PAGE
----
What is going on with this set?
4.17: The Great Indoors


— Danny Horn

18 thoughts on “Superman III 4.16: The Man from The Man from UNCLE

  1. Just an unrelated side note – I think Robert Vaughn (‘that guy from ‘The Man From UNCLE’”) got his start in a very low budget caveman movie which was riffed by MST3K. From caveman to spy to CEO, he’s come a long way!

    Liked by 2 people

    1. I was a huge fan of The Man From UNCLE as a kid and my first thought in this scene was that Vaughn seemed like he was still playing Napoleon Solo. That impression changed as the movie progressed. From what I remember, Napoleon was more fun.

      Liked by 3 people

      1. I always thought he was miscast as a ladies’ man, though. I mean, I could imagine a lot of women finding William Shatner or Robert Conrad attractive in their 1960s heyday but Vaughn? Not so much.

        Liked by 3 people

      2. I don’t know about WOMEN but I had a huge crush on him at age 11. Most of my friends considered David McCallum the cute one. Which he was. But none of them held a candle to Secret Agent/Danger Man Patrick McGoohan!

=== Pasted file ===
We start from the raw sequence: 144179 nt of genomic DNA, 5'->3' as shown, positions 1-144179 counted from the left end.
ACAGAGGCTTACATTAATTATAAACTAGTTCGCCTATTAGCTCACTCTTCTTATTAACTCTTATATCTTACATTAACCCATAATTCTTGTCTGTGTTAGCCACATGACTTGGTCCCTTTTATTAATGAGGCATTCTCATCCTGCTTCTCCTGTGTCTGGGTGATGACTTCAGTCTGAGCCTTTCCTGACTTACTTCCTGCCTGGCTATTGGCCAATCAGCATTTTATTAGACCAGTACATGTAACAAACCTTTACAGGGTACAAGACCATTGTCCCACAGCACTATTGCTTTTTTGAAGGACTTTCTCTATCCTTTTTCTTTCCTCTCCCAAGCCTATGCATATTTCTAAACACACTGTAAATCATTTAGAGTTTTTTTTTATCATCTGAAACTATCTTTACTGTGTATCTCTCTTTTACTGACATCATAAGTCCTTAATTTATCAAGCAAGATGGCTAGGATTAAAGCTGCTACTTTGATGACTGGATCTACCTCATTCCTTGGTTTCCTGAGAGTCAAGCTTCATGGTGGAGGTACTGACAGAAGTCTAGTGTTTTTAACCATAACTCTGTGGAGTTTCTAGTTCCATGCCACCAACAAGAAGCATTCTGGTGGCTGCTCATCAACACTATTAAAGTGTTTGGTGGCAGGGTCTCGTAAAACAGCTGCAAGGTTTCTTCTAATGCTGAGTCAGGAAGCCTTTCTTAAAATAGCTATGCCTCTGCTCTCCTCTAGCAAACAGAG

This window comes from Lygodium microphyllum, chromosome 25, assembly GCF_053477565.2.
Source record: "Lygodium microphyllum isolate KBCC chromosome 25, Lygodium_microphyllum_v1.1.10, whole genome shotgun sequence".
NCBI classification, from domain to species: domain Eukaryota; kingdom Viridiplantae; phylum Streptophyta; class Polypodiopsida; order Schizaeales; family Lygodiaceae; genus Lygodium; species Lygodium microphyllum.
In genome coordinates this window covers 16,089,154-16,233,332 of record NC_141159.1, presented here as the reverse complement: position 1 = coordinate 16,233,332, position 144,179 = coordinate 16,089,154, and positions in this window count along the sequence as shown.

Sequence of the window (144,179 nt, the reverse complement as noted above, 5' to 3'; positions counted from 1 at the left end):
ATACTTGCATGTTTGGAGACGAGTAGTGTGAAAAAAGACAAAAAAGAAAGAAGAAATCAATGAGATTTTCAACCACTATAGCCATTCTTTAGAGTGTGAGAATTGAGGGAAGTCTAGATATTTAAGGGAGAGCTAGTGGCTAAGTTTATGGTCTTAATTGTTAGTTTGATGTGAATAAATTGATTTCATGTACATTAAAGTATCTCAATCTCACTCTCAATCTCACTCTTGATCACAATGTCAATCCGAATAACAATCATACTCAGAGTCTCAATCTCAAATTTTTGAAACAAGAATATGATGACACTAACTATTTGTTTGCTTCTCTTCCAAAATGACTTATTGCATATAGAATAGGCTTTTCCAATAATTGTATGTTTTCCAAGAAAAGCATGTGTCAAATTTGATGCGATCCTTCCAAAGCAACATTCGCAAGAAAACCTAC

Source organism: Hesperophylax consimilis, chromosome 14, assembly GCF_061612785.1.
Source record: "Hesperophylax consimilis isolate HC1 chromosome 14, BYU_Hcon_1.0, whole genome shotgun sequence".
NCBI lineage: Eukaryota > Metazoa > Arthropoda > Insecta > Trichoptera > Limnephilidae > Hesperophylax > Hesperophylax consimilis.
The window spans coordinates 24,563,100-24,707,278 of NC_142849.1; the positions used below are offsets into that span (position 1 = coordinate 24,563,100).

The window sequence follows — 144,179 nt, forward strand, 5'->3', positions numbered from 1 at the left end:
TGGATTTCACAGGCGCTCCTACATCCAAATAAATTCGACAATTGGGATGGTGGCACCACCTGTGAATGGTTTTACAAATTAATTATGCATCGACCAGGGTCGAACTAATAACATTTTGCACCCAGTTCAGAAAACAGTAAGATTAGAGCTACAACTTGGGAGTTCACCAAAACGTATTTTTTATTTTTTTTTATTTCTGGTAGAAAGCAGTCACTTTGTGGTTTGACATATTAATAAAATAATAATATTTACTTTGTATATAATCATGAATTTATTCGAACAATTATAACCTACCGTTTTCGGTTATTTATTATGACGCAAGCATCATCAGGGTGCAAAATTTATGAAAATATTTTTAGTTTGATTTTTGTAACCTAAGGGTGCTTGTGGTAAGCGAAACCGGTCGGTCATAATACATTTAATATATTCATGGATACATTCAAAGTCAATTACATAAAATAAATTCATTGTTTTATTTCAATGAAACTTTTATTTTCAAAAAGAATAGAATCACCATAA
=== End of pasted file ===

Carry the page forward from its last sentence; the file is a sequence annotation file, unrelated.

Liked by 3 people

    2. Yep, Teenage Caveman! Used the same “monster” costume from Night of the Blood Beast. Corman had an amazing eye for talent and future stardom, no matter how cheap his movies were.

      Liked by 2 people

    3. A similar movie was “Eegah,” which starred Richard Kiel. He went on to play Jaws in “The Spy Who Loved Me” and “Moonraker,” outshining the villains who employed him. And the Six Degrees of Bond runs its course.

      Don’t forget that Vaughn’s first major role was in “The Magnificent Seven.” He was hot stuff in the 60s.

      Liked by 2 people